Criminal and Juvenile Justice Clinic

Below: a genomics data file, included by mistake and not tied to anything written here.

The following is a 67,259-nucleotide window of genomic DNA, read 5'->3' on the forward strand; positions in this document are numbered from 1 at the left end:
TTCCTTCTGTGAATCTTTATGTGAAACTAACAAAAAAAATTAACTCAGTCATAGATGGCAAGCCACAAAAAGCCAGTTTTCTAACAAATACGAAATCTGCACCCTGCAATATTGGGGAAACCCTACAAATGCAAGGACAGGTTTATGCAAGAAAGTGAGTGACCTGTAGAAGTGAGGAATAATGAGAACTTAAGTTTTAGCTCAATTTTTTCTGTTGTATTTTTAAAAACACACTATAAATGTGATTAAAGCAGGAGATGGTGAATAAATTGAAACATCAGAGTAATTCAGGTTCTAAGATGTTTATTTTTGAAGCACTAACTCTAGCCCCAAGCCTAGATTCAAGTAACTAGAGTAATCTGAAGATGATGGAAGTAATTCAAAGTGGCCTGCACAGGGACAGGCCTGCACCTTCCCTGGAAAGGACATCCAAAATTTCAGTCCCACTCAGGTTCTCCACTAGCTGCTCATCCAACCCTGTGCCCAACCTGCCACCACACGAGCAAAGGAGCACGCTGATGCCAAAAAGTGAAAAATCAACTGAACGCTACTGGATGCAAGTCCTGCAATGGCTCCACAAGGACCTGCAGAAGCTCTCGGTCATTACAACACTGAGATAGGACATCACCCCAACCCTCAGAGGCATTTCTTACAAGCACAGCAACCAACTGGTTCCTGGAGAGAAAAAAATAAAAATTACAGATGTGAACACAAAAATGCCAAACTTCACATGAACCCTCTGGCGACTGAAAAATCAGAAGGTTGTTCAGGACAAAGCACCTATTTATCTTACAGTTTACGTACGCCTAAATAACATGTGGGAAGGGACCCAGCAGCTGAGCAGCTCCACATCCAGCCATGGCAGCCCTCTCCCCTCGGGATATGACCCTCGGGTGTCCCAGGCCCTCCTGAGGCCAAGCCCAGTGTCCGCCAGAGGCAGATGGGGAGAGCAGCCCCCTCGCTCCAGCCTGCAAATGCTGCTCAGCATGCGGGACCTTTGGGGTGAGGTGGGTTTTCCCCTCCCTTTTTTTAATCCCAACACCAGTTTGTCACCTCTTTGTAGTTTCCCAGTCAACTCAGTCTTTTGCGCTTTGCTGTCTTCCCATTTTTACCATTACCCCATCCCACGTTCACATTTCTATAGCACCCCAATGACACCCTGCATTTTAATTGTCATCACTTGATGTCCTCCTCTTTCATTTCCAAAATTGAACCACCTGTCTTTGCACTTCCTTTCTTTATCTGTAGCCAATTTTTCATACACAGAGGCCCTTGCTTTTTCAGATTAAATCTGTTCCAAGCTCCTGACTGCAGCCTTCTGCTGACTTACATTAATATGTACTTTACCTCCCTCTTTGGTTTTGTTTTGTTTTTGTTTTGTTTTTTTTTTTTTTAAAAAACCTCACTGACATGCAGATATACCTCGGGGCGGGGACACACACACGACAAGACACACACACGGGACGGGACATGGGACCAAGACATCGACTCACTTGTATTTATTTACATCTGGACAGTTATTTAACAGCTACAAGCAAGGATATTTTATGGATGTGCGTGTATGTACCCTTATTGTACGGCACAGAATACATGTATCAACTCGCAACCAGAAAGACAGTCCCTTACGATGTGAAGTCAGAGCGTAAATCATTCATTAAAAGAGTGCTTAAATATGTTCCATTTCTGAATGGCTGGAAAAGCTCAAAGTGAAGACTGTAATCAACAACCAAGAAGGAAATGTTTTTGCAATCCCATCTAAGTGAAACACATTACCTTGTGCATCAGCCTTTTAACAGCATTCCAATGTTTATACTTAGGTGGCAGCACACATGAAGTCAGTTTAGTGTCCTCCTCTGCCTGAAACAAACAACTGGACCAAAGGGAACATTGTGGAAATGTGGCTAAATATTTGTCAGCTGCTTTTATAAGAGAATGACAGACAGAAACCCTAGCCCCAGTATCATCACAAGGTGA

The Criminal and Juvenile Justice Clinic (CJJC) provides legal representation to poor children and young adults who are accused or have been convicted of delinquency and crime. The CJJC is a national leader in expanding the concept of legal representation for children and young adults to include their social, psychological, and educational needs. Students will examine the juvenile and criminal legal systems’ relationship to the poor and marginalized through litigation, legislative advocacy, and public education. Students will learn a wide array of litigation skills. They will draft motions, briefs, and other pleadings in state, appellate, and federal courts. They will also interview clients and witnesses; inspect crime scenes; conduct fact investigations; participate in hearings, trials, sentencings, and post-conviction matters; and pursue alternatives to incarceration. Licensed third-year students may appear in court, argue motions and appeals, negotiate with opposing counsel, and serve as “second chairs” for trials. The CJJC also advocates for system change and for smart policies for crime and violence prevention. Students work in teams, including with the CJJC social worker and social work students, to foster collaboration and ensure continuity in representation. Participation in the CJJC includes a weekly seminar session. Students wishing to enroll are strongly encouraged to take Evidence during their second year and to take Criminal Procedure and the Intensive Trial Practice Workshop or another trial advocacy course. The CJJC is a full-year clinic. Students with questions may contact Professor Herschella Conyers or Professor Erica Zunkel to learn more.